Cats Living a Quiet Life

A deaf cat can lead a normal life with precautions

Deafness in cats has long been associated with all-white cats, and there is a known genetic link between a white coat with blue eyes and deafness. Cats that are born deaf have what is called “congenital deafness.”

Cats that become deaf later in life have “acquired deafness,” and this can happen to your cat. We will discuss the ways that cats can go deaf, and help you do everything you can to avoid this outcome for your feline friend. It’s important to note, though, that because eardrums do thicken with age, geriatric hearing loss and deafness are common and often unavoidable.

How Do Cats Hear?

Sound starts as air vibrations that are picked up first by the outermost part of the cat’s ear (pinna), then directed deeper to the ear drum (tympanum). From there, the vibrations move through the middle ear to the inner ear, which is filled with fluid. The air vibrations create waves in this fluid. These waves bend tiny hair cells in the inner ear. This bending biochemically results in neurotransmission along a cranial nerve to the brain, where sound is perceived.

The transmission of sound can be interrupted at any one of these steps. When something blocks the sound from reaching the inner ear it’s called conductive deafness. When there is damage or a defect anywhere from the inner ear to the brain it’s called sensorineural deafness. Conductive deafness is usually acquired. Sensorineural can be congenital or acquired. Causes of congenital deafness include difficulties during birth (dystocia) and toxins encountered by the queen during pregnancy.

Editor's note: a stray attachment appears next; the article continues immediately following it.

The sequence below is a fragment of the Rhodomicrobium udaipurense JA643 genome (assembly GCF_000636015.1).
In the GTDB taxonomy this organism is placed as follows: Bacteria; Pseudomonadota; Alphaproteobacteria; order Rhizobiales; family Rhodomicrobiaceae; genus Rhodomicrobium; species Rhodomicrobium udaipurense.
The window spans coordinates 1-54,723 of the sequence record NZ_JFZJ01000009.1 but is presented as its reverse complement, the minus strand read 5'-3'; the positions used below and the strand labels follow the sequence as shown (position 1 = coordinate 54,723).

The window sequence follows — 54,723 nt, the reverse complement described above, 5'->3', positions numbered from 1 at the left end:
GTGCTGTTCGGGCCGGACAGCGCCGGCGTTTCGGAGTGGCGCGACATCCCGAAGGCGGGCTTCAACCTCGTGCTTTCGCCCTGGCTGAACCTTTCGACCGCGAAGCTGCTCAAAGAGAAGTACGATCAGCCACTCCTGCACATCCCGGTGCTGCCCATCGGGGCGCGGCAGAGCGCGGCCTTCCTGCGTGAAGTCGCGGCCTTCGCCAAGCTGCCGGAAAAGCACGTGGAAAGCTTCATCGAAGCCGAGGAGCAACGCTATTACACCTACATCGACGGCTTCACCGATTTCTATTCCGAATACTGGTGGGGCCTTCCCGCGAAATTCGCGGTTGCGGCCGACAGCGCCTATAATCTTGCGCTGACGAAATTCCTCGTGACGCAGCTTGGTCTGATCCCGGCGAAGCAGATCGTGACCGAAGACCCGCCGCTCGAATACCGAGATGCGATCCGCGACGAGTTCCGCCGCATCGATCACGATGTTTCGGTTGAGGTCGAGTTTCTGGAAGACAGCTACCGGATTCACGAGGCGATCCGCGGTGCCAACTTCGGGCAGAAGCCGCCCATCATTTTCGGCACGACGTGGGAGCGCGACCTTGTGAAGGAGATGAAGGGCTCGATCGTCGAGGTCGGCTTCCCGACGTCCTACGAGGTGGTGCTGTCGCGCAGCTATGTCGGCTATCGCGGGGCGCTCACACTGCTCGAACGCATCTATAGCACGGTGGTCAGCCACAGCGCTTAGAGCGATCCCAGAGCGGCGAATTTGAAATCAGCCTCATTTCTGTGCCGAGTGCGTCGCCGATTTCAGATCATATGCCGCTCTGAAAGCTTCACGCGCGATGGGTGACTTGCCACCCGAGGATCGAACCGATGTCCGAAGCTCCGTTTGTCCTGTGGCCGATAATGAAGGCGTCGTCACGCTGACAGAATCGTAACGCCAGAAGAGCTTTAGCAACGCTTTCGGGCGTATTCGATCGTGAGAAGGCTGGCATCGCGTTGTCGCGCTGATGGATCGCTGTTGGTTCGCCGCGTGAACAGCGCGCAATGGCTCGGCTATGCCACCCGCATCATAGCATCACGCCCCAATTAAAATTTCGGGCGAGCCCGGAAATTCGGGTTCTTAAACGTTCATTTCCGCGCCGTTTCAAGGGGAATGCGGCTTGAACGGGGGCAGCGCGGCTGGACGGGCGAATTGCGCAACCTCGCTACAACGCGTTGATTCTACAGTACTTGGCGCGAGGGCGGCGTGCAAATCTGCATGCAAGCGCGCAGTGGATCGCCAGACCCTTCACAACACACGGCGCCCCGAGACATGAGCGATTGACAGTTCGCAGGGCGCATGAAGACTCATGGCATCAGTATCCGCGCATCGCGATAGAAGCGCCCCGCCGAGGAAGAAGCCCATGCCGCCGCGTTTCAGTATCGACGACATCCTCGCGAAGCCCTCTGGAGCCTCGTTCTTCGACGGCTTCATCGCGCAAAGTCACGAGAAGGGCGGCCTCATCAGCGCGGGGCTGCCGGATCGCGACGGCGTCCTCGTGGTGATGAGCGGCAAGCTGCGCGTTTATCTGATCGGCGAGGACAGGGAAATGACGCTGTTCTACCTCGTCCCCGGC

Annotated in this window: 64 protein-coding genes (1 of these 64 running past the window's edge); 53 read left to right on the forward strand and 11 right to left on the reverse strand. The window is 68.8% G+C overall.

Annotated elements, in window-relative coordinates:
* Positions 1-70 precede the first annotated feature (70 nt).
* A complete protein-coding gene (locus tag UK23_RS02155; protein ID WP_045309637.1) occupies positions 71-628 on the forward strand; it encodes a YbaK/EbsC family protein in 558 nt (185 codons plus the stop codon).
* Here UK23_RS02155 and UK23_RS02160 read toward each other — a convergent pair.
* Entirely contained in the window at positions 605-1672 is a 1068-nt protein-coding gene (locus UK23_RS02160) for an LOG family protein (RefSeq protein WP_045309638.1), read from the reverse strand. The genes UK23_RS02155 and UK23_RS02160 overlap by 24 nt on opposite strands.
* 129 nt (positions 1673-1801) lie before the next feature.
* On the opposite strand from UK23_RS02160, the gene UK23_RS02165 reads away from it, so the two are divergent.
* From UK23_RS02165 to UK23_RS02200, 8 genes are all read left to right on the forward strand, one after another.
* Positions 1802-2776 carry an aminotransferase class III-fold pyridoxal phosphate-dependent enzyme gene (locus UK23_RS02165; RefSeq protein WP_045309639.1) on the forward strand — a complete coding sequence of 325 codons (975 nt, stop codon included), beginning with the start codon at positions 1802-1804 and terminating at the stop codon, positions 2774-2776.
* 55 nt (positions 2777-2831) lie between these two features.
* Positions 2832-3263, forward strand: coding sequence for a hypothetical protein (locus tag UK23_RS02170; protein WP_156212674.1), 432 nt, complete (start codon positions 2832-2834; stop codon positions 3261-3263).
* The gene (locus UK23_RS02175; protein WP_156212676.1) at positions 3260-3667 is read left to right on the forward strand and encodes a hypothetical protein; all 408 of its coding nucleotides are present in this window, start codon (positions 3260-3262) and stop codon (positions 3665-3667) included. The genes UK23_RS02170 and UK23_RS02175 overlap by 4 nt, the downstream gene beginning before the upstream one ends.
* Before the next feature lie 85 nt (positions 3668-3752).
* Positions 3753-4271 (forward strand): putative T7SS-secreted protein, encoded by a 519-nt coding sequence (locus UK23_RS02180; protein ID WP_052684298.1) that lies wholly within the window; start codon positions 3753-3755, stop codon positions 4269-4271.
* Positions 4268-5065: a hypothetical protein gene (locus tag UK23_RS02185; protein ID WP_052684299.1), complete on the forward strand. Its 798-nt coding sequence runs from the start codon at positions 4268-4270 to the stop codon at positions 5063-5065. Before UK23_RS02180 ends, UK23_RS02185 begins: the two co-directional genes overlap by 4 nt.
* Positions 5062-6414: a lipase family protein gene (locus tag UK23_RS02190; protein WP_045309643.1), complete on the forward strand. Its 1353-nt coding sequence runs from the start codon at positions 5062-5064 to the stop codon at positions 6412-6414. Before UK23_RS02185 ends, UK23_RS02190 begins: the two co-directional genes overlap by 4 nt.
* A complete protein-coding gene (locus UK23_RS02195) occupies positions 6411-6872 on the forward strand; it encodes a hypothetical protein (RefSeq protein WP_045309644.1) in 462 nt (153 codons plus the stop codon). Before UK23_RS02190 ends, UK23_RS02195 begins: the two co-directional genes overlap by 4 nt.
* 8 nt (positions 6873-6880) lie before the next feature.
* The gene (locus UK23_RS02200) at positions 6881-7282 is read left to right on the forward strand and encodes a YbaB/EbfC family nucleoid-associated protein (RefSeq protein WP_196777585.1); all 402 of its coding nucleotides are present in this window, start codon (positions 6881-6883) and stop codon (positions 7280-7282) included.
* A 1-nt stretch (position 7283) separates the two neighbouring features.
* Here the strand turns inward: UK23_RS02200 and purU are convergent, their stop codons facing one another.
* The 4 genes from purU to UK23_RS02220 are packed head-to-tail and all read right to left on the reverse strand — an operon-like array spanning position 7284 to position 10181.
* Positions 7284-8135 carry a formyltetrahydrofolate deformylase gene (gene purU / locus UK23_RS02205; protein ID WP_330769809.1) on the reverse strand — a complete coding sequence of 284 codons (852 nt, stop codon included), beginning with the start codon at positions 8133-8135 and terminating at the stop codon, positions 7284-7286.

Causes of acquired sensorineural deafness include:

  • A rare complication of general anesthesia
  • Age-related hearing loss (presbycusis)
  • Chronic excessive noise exposure
  • Head trauma
  • Inner ear infection (otitis interna)
  • Medications or compounds that damage the inner ear (ototoxins)
  • Causes of acquired conductive deafness include:
  • Ear canal foreign bodies, polyps, tumors
  • External ear infection/inflammation (otitis externa)
  • Middle ear infection/inflammation (otitis media)
  • Wax impactions


There are no fancy tests for diagnosing deafness available to most veterinarians in general practice. Typically, owners notice behaviors that make them suspect their cat can’t hear:

  • Difficult to wake
  • Easily startled
  • Less interactive

Kittens with congenital deafness are frequently more vocal than their littermates and tend to play much more aggressively, as they can’t hear their siblings’ loud complaints when things get too rough.

Testing by your veterinarian in the exam room usually involves making loud startling noises and assessing the response. This test is rudimentary and, as you can imagine, very subjective.

A definitive objective test is available at some specialty centers like the Cornell University College of Veterinary Medicine. It is called Brain Stem Auditory Evoked Response (BAER) test. The BAER test uses electrodes to record inner ear and brain responses to sound. It usually does not require sedation and only takes a few minutes, but it is not often done.

“The procedure is straightforward,” says Ellis Loew, PhD, professor of physiology at Cornell. “Three stainless steel needle electrodes are placed just under the skin. One is placed on the top of the head between the ears, one below and behind the ear canal, and the other in an earflap or on the midline of the back.  A small earpiece is placed into the ear canal and a click stimulus delivered. The signal arising from the click is recorded and displayed on the computer screen.